Positions of significant responsibility are few and far between for women as compared with men. In a report published in the Canadian human resources website on ‘Equal Employment Practices in Pakistan,’ it was reported that female representation in lawyers, legislators, senior officials and managers was 9% of the total as compared to 26% representation in professional and technical workers. Furthermore, there are reports that women in Pakistan are kept them from key decision-making jobs in the public and private sectors and that, despite their qualifications, are mostly given entry-level jobs.

The good news: there will always be plenty of menial secretary/receptionist jobs for Pakistani women to choose from.

The bad news: what was the point in getting a degree?
Political Correctness is not an essential aspect in our corporate culture yet. Even within Pakistani society, our unabashed usage of politically incorrect terminology to describe ethnic and religious minorities reflects our insensitivity towards minority groups. These include ‘kafir,’ ‘karanta,’ ‘kala,’ ‘khusra,’ ‘chapta,’ and ‘choora,’ names that ridicule and stigmatize human beings in our everyday reference. So asking a job applicant their marital status hardly seems cruel compared with these derogatory classifications.

Asking discriminatory questions is not just a common practice in Pakistan, its even common in the majority of the developing world. It’s not just men asking the women such questions; women themselves seem to have little hesitation in asking other women prejudced questions, hence contributing towards gender bias against their own sex in employment hiring practices. Candidates who readily reply to such queries only affirm their legitimacy in corporate culture, EEO or no EEO (the author of this article admits to have also replied to these questions, after an awkward pause, and feels very hypocritical about it!).
In his essay on the ‘Duality of Female Employment in Pakistan’ (Pakistan Development Review 1991), A. Duncan observes that “in the example of the upper income class group, women work due to higher levels of education and experience, their greater liberation from domestic duties, and the professional satisfaction derived from work; constraints are appropriate education and training, employers' gender discrimination, and higher satisfaction from domestic roles.”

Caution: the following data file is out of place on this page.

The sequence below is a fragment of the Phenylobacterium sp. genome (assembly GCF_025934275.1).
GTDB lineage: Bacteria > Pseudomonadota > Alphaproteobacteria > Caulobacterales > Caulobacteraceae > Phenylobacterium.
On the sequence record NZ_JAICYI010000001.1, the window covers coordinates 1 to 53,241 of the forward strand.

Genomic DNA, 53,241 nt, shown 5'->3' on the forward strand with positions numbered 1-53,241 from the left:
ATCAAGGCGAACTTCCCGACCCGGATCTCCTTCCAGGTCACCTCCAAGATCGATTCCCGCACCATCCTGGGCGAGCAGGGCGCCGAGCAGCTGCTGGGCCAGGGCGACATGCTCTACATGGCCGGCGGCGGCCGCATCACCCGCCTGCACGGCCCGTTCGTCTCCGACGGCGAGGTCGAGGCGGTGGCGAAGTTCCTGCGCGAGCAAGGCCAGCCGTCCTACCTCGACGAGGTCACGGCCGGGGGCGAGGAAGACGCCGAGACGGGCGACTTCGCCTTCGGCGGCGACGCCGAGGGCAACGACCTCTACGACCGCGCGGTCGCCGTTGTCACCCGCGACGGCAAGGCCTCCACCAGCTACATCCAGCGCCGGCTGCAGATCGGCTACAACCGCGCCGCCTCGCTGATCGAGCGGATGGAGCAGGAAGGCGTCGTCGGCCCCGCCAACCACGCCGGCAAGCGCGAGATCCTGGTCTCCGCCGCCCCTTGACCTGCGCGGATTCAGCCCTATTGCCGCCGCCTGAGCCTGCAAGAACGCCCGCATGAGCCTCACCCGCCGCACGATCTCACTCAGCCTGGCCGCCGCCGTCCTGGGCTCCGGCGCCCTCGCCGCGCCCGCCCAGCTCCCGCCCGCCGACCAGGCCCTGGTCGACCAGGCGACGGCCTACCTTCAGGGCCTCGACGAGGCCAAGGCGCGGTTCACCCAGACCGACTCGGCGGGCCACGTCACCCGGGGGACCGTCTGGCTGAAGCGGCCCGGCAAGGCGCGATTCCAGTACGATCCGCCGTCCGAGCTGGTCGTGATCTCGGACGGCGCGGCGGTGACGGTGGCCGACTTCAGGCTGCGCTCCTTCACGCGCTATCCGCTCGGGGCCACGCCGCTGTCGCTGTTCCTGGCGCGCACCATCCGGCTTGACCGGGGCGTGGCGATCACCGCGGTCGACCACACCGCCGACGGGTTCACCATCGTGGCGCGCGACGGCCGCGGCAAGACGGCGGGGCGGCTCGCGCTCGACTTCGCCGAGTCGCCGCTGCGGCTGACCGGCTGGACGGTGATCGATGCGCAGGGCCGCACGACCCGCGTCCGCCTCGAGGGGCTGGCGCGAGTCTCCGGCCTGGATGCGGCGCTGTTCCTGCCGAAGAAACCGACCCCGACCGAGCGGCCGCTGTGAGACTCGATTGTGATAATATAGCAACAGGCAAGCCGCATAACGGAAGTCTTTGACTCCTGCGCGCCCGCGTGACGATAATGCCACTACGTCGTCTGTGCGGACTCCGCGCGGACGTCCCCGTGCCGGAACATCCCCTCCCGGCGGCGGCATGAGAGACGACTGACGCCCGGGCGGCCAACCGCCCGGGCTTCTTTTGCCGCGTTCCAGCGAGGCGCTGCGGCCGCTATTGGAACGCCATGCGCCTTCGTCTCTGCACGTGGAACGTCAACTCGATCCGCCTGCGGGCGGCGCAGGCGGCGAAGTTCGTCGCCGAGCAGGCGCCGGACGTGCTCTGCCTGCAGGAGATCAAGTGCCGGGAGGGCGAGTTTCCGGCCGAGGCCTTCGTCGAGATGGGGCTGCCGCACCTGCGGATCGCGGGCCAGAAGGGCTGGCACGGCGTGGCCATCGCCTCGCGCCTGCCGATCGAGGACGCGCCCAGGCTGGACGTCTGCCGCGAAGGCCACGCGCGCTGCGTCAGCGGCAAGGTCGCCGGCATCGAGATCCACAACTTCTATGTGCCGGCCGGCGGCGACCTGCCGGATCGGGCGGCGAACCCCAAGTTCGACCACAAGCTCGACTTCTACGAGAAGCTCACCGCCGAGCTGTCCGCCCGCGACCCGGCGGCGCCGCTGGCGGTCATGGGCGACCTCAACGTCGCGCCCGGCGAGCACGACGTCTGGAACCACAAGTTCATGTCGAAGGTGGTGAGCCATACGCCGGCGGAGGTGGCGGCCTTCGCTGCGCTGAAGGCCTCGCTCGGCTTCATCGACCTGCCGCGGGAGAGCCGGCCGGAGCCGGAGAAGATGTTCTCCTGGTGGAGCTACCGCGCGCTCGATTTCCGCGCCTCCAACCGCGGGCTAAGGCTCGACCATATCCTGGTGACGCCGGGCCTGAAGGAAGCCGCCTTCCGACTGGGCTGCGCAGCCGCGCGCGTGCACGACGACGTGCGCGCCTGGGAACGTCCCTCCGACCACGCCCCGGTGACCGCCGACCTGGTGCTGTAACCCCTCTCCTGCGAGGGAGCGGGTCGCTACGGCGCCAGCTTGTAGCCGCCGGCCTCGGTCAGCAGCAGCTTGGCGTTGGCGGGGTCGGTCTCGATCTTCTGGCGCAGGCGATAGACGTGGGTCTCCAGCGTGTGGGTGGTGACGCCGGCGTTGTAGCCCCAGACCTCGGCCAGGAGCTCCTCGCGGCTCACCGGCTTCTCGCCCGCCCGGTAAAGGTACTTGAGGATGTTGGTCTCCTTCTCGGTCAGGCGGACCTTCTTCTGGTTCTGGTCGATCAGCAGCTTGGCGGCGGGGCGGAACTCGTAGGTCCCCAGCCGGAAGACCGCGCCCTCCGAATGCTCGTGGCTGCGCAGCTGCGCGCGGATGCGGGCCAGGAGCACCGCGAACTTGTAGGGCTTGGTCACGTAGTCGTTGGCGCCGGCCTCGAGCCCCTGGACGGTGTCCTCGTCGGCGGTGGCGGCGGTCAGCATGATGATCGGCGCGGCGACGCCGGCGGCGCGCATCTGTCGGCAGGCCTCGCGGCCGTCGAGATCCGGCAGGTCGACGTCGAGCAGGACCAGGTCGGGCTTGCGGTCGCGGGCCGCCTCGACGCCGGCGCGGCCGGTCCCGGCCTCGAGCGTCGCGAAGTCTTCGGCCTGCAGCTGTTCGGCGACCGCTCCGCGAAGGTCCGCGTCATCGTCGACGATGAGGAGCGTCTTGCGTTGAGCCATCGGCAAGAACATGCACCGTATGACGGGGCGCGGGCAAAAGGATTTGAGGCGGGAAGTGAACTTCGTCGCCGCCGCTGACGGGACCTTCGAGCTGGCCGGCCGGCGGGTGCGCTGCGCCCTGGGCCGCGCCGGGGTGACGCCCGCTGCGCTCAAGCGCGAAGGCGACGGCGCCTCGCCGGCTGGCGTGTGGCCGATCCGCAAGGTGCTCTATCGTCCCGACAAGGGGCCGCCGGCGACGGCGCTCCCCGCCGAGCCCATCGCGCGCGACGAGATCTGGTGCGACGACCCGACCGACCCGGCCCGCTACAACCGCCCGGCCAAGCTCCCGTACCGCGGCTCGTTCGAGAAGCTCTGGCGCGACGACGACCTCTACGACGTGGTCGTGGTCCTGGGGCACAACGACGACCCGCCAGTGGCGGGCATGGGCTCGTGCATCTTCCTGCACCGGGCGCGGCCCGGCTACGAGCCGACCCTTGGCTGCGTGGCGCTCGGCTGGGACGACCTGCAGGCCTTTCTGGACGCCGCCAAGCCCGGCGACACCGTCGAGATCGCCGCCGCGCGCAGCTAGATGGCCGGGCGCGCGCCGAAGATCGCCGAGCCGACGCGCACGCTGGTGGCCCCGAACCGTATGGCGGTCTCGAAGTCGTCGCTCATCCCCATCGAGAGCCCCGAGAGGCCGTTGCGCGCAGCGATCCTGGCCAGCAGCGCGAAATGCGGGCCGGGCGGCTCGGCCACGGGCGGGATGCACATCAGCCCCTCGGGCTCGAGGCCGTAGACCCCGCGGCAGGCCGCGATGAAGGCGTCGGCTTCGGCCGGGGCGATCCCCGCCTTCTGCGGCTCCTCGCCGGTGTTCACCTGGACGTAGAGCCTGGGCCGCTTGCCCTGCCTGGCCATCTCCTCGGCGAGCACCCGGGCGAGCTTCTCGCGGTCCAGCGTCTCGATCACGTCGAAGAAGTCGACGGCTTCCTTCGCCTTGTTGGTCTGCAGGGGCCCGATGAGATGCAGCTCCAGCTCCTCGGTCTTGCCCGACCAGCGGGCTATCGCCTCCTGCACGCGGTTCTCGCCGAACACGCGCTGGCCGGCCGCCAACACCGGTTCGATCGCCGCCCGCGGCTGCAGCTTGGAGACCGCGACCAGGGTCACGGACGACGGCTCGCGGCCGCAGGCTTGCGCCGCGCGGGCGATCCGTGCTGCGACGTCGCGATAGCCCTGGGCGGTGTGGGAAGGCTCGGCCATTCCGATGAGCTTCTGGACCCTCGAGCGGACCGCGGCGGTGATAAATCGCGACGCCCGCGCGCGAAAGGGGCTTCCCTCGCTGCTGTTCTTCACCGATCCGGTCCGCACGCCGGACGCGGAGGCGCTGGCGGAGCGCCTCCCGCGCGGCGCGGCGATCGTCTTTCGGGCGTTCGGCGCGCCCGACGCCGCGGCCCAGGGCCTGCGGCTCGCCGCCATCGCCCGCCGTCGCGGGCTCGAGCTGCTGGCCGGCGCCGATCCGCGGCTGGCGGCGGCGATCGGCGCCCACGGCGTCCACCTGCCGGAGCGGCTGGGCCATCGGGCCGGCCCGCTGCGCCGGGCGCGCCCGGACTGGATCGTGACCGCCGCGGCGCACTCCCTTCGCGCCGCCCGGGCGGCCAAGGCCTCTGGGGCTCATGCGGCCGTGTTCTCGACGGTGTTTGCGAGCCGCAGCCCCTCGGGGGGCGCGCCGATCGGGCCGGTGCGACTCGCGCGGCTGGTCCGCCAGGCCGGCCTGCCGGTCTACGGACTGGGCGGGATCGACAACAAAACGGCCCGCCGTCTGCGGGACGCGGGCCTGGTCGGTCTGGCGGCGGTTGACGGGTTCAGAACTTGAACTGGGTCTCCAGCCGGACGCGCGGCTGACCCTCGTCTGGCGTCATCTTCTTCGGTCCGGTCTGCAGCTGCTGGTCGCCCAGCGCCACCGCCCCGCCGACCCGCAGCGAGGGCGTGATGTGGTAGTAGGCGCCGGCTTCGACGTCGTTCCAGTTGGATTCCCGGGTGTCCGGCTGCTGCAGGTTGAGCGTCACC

In ‘Situation Analysis—Sexual Harassment at the Workplace,’ a report published by the Alliance Against Sexual Harassment at the Workplace (a group of nine civil society organizations in Pakistan), it stated that sexual harassment prevailed in every social group regardless of age, class and position. A startling 93% of female employees in private and public sector organizations admitted to experiencing sexual harassment in the workplace, which included ‘dating’ co-workers, being threatened by bosses when they refused to comply with sexual propositions, and facing sexually suggestive comments.

The hypocrisy makes it even tougher to bear; women routinely face harassment and provocation by the same men who would most likely lash out if similar forms of persecution were accorded to their mothers, sisters, wives and daughters. The Ministry of Women’s Development acknowledges the need for legislative measures towards eliminating sexual harassment in the workplace. Pakistan is a signatory of the Convention on the Elimination of all forms of Discrimination Against Women (CEDAW), in which Article 19 protects women from sexual harassment. Additionally, Article 2 of the UN Declaration on Violence Against Women specifically mentions sexual harassment and intimidation at the workplace. Then what’s the delay in their implementation? After all, these are in accordance with Articles 25 & 27 from Fundamental Rights and Principles of Policy in our country’s Constitution; Article 25 (1) Equality of citizens: all citizens are equal before law and are entitled to equal protection of law. (2) There shall be no discrimination on the basis of sex alone. Article 27 (1) No citizen otherwise qualified for appointment in the service of Pakistan shall be discriminated against in respect of such appointment on the ground only of race, religion, caste, sex, residence, or place of birth. When both Articles are related, they safeguard the discrimination aspect. Effective implementation, however, remains a challenge and a necessity.